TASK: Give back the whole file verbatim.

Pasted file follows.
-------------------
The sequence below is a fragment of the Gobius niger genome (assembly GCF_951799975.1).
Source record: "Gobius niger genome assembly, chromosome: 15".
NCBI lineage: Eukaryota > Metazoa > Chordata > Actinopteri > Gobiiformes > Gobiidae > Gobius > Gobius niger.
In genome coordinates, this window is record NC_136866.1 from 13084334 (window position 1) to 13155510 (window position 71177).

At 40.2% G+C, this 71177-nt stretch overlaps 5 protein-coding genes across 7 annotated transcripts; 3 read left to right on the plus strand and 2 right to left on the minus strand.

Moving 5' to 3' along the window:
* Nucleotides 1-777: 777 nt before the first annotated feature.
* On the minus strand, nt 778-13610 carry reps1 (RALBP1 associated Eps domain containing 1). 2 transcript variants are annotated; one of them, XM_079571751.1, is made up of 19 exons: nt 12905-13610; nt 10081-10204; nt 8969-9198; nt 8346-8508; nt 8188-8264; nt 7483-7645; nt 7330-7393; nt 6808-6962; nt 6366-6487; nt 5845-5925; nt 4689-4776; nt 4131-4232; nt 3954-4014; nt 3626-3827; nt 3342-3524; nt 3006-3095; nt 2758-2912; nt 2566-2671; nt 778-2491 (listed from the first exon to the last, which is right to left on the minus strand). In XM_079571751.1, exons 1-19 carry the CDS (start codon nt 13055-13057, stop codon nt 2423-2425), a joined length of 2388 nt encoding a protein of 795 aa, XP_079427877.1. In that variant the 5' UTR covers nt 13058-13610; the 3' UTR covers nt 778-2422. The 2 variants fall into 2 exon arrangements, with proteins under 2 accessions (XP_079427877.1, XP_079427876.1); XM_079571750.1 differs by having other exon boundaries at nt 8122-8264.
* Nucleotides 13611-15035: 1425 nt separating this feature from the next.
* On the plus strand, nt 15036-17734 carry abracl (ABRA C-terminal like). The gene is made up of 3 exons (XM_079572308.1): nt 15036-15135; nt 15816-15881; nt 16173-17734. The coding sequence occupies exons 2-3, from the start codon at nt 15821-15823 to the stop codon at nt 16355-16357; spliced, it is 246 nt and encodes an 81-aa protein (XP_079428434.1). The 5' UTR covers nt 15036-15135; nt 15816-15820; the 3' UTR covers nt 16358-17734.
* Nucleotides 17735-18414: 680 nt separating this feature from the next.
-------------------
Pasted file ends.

The sequence below is a fragment of the Gobius niger genome (assembly GCF_951799975.1).
Source record: "Gobius niger genome assembly, chromosome: 15".
NCBI lineage: Eukaryota > Metazoa > Chordata > Actinopteri > Gobiiformes > Gobiidae > Gobius > Gobius niger.
In genome coordinates, this window is record NC_136866.1 from 13084334 (window position 1) to 13155510 (window position 71177).

At 40.2% G+C, this 71177-nt stretch overlaps 5 protein-coding genes across 7 annotated transcripts; 3 read left to right on the plus strand and 2 right to left on the minus strand.

Moving 5' to 3' along the window:
* Nucleotides 1-777: 777 nt before the first annotated feature.
* On the minus strand, nt 778-13610 carry reps1 (RALBP1 associated Eps domain containing 1). 2 transcript variants are annotated; one of them, XM_079571751.1, is made up of 19 exons: nt 12905-13610; nt 10081-10204; nt 8969-9198; nt 8346-8508; nt 8188-8264; nt 7483-7645; nt 7330-7393; nt 6808-6962; nt 6366-6487; nt 5845-5925; nt 4689-4776; nt 4131-4232; nt 3954-4014; nt 3626-3827; nt 3342-3524; nt 3006-3095; nt 2758-2912; nt 2566-2671; nt 778-2491 (listed from the first exon to the last, which is right to left on the minus strand). In XM_079571751.1, exons 1-19 carry the CDS (start codon nt 13055-13057, stop codon nt 2423-2425), a joined length of 2388 nt encoding a protein of 795 aa, XP_079427877.1. In that variant the 5' UTR covers nt 13058-13610; the 3' UTR covers nt 778-2422. The 2 variants fall into 2 exon arrangements, with proteins under 2 accessions (XP_079427877.1, XP_079427876.1); XM_079571750.1 differs by having other exon boundaries at nt 8122-8264.
* Nucleotides 13611-15035: 1425 nt separating this feature from the next.
* On the plus strand, nt 15036-17734 carry abracl (ABRA C-terminal like). The gene is made up of 3 exons (XM_079572308.1): nt 15036-15135; nt 15816-15881; nt 16173-17734. The coding sequence occupies exons 2-3, from the start codon at nt 15821-15823 to the stop codon at nt 16355-16357; spliced, it is 246 nt and encodes an 81-aa protein (XP_079428434.1). The 5' UTR covers nt 15036-15135; nt 15816-15820; the 3' UTR covers nt 16358-17734.
* Nucleotides 17735-18414: 680 nt separating this feature from the next.